3cc/ml per gallon of water.

    Dawg53 seems to be pretty smart about worming. I've read tons of his posts and always agree with what he says. I've looked different things up extensively that he's recommended and he's consistantly been right. I respect the guy although I've never talked with him
     
  6. ivan3

    ivan3 spurredon Premium Member

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    Liver on harvested tom appeared normal.

    Yellow dropping do NOT always indicate Histomoniasis.

    I applaud your efforts in defense of your flock's health.

    Save yourself time and money by sacrificing a bird and having a necroscopy (complete necroscopy - Univ. Vet. Path Lab pref. - call your State Vet. for suggestions on best place to have it done) performed.

    This will let you know EXACTLY what you are dealing with. Without knowing for sure one ends up shotgunning with pellets of everything (you've already discharged a lot of time/effort/cash) instead of firing a single shot between the eyes (confirmed DX).

    Regular worming with Valbazen (get all HM/HG vectors) is probably the least time consuming method of knocking down the potential for infestation/infection.

    Good luck!
     
    Last edited: Sep 30, 2011
  7. SAHMof2

    SAHMof2 Chillin' With My Peeps

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    Thank you so much everyone.

    I have a bit of an update. This a.m. the turkey is eating which I haven't seen him do in 4 days. And he's chirping. I did however find what I"m sure was a long worm hanging from the perch among all the slim and green runny poo.

    When I picked it up it was kind of plump but I accident punctured it and it became deflated. AFter pocking it more it clearly has a casing although I cannot find a "head".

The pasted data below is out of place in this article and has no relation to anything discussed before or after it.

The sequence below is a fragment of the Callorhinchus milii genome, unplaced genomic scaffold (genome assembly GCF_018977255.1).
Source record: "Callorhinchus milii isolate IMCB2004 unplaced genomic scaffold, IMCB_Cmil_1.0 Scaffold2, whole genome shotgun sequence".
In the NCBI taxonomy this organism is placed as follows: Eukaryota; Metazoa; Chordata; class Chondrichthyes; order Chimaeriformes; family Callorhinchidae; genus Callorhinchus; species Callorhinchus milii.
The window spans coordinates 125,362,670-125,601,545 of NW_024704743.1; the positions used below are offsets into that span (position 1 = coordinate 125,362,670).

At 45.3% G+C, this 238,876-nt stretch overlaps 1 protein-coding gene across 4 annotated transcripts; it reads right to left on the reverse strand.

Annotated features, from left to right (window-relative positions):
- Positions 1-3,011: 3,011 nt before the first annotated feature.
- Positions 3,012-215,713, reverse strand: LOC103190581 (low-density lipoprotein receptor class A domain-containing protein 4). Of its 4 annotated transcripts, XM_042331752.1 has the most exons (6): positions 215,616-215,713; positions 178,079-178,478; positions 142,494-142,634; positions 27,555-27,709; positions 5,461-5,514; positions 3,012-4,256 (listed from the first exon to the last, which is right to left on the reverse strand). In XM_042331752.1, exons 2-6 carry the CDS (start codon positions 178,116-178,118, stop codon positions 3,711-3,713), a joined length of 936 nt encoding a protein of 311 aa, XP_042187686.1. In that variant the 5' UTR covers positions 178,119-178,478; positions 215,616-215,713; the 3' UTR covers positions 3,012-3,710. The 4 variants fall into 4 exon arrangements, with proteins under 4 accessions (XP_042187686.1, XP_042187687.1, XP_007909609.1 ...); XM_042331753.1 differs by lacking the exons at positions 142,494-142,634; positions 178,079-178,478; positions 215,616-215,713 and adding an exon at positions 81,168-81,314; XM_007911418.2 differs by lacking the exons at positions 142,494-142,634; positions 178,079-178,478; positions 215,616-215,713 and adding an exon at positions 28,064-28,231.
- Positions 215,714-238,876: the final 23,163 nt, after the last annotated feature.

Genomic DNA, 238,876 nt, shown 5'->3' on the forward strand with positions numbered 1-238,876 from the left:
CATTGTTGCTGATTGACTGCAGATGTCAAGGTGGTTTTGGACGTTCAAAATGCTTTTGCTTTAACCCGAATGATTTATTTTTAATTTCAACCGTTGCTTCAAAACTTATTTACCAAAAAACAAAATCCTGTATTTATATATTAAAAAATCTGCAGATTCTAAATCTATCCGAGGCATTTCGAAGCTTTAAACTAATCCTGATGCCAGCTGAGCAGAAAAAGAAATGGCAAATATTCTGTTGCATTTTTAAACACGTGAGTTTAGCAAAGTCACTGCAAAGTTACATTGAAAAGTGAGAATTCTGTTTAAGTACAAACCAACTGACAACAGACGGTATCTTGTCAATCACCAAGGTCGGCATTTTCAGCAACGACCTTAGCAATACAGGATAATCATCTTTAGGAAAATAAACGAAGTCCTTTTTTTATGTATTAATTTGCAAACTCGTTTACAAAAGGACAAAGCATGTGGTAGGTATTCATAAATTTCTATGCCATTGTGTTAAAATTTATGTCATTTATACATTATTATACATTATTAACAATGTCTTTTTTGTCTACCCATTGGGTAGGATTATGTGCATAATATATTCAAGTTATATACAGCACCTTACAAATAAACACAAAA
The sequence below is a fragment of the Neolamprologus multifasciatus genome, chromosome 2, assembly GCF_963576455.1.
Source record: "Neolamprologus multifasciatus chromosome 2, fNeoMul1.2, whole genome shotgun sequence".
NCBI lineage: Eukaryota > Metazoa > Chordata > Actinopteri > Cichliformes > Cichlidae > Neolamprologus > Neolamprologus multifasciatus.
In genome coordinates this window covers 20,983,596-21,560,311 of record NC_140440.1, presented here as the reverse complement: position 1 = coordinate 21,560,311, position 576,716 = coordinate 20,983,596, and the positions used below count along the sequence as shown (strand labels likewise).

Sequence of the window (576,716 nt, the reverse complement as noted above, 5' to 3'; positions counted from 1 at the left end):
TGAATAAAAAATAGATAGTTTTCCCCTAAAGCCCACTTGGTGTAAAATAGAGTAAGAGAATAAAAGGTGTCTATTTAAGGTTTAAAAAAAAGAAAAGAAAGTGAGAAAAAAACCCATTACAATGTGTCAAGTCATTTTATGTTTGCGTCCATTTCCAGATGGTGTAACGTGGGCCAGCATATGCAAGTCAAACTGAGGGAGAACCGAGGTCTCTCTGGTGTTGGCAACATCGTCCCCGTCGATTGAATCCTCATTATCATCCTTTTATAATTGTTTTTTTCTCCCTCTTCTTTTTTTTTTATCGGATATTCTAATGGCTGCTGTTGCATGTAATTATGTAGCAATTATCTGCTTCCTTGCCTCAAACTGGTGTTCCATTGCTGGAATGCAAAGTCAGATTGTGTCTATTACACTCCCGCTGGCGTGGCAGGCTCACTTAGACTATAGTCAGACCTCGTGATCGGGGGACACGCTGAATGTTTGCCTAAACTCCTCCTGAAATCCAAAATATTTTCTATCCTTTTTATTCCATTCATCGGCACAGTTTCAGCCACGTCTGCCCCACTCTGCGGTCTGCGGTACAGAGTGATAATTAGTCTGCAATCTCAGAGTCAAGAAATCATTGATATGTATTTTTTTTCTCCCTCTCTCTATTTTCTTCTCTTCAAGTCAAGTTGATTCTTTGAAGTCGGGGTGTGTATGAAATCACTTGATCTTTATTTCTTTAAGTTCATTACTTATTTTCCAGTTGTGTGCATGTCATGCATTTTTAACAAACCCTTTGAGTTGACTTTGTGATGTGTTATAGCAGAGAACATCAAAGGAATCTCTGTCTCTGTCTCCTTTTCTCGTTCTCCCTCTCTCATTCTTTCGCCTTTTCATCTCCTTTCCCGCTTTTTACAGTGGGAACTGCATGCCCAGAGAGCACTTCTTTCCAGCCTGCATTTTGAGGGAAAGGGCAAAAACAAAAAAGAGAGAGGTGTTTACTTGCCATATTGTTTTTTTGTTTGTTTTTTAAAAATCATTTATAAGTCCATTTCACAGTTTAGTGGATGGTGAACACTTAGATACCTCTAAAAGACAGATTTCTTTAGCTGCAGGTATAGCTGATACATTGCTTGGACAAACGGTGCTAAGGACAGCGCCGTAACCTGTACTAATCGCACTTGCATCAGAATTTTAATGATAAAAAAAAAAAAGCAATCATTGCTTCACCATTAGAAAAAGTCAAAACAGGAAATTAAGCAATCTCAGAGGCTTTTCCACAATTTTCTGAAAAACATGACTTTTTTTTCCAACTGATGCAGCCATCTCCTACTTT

Can anyone tell me what I should do next?

    Even though I dewormed my entire flock two months ago (maybe I missed the dates by a few days and missed the next hatching). Deworm them AGAIN with safeguard? Should I sanitize the entire coop? What should I do about the run? Man o man this stinks.

    p.s. I'm hoping the turkey will be gone soon once/if he gets to 100% again.

    Thanks for any insight you might have regarding this worm and how it happened so soon after deworming and what to do next. sigh.[​IMG]
     
  8. al6517

    al6517 Real Men can Cook

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    The most important thing to remember is Blackhead lives in the soil and can remain for extended periods, and if you are continuing to run them with chickens or in the close proxcimity they will always be suseptable, chickens are the carrier and it doesn't effect the chickens. They need to be seperated and placed on clean uninfected soil far away from the chickens then you might have a chance.